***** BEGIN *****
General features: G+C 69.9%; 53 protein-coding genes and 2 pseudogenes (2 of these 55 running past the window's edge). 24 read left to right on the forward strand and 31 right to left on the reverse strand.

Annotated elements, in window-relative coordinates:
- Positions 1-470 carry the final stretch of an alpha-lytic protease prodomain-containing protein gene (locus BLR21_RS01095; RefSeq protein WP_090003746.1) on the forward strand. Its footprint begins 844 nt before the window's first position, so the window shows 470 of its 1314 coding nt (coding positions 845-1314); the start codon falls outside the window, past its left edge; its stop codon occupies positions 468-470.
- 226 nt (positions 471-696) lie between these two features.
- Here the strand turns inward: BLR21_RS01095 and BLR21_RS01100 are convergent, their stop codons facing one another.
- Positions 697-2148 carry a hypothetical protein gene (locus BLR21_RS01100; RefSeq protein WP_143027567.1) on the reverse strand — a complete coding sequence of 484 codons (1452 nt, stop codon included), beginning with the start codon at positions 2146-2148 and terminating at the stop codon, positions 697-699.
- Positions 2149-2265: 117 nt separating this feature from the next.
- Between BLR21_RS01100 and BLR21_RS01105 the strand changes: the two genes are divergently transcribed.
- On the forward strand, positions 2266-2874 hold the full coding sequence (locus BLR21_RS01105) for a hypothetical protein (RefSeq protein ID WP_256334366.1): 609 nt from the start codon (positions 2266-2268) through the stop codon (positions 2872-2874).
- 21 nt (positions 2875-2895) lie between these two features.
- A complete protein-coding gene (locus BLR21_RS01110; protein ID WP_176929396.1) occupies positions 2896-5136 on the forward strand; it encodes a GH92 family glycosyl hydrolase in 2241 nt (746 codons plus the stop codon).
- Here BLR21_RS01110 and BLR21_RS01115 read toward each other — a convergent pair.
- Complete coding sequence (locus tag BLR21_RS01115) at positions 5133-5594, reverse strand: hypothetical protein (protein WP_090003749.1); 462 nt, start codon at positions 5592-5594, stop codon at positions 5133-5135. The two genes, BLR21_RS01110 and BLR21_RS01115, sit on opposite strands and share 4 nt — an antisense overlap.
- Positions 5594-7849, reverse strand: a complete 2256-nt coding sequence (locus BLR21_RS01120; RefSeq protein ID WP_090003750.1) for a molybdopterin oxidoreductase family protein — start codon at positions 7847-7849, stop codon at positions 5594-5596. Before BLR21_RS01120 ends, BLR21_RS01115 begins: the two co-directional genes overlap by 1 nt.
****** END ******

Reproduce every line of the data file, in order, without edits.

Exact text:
General features: G+C 69.9%; 53 protein-coding genes and 2 pseudogenes (2 of these 55 running past the window's edge). 24 read left to right on the forward strand and 31 right to left on the reverse strand.

Annotated elements, in window-relative coordinates:
- Positions 1-470 carry the final stretch of an alpha-lytic protease prodomain-containing protein gene (locus BLR21_RS01095; RefSeq protein WP_090003746.1) on the forward strand. Its footprint begins 844 nt before the window's first position, so the window shows 470 of its 1314 coding nt (coding positions 845-1314); the start codon falls outside the window, past its left edge; its stop codon occupies positions 468-470.
- 226 nt (positions 471-696) lie between these two features.
- Here the strand turns inward: BLR21_RS01095 and BLR21_RS01100 are convergent, their stop codons facing one another.
- Positions 697-2148 carry a hypothetical protein gene (locus BLR21_RS01100; RefSeq protein WP_143027567.1) on the reverse strand — a complete coding sequence of 484 codons (1452 nt, stop codon included), beginning with the start codon at positions 2146-2148 and terminating at the stop codon, positions 697-699.
- Positions 2149-2265: 117 nt separating this feature from the next.
- Between BLR21_RS01100 and BLR21_RS01105 the strand changes: the two genes are divergently transcribed.
- On the forward strand, positions 2266-2874 hold the full coding sequence (locus BLR21_RS01105) for a hypothetical protein (RefSeq protein ID WP_256334366.1): 609 nt from the start codon (positions 2266-2268) through the stop codon (positions 2872-2874).
- 21 nt (positions 2875-2895) lie between these two features.
- A complete protein-coding gene (locus BLR21_RS01110; protein ID WP_176929396.1) occupies positions 2896-5136 on the forward strand; it encodes a GH92 family glycosyl hydrolase in 2241 nt (746 codons plus the stop codon).
- Here BLR21_RS01110 and BLR21_RS01115 read toward each other — a convergent pair.
- Complete coding sequence (locus tag BLR21_RS01115) at positions 5133-5594, reverse strand: hypothetical protein (protein WP_090003749.1); 462 nt, start codon at positions 5592-5594, stop codon at positions 5133-5135. The two genes, BLR21_RS01110 and BLR21_RS01115, sit on opposite strands and share 4 nt — an antisense overlap.
- Positions 5594-7849, reverse strand: a complete 2256-nt coding sequence (locus BLR21_RS01120; RefSeq protein ID WP_090003750.1) for a molybdopterin oxidoreductase family protein — start codon at positions 7847-7849, stop codon at positions 5594-5596. Before BLR21_RS01120 ends, BLR21_RS01115 begins: the two co-directional genes overlap by 1 nt.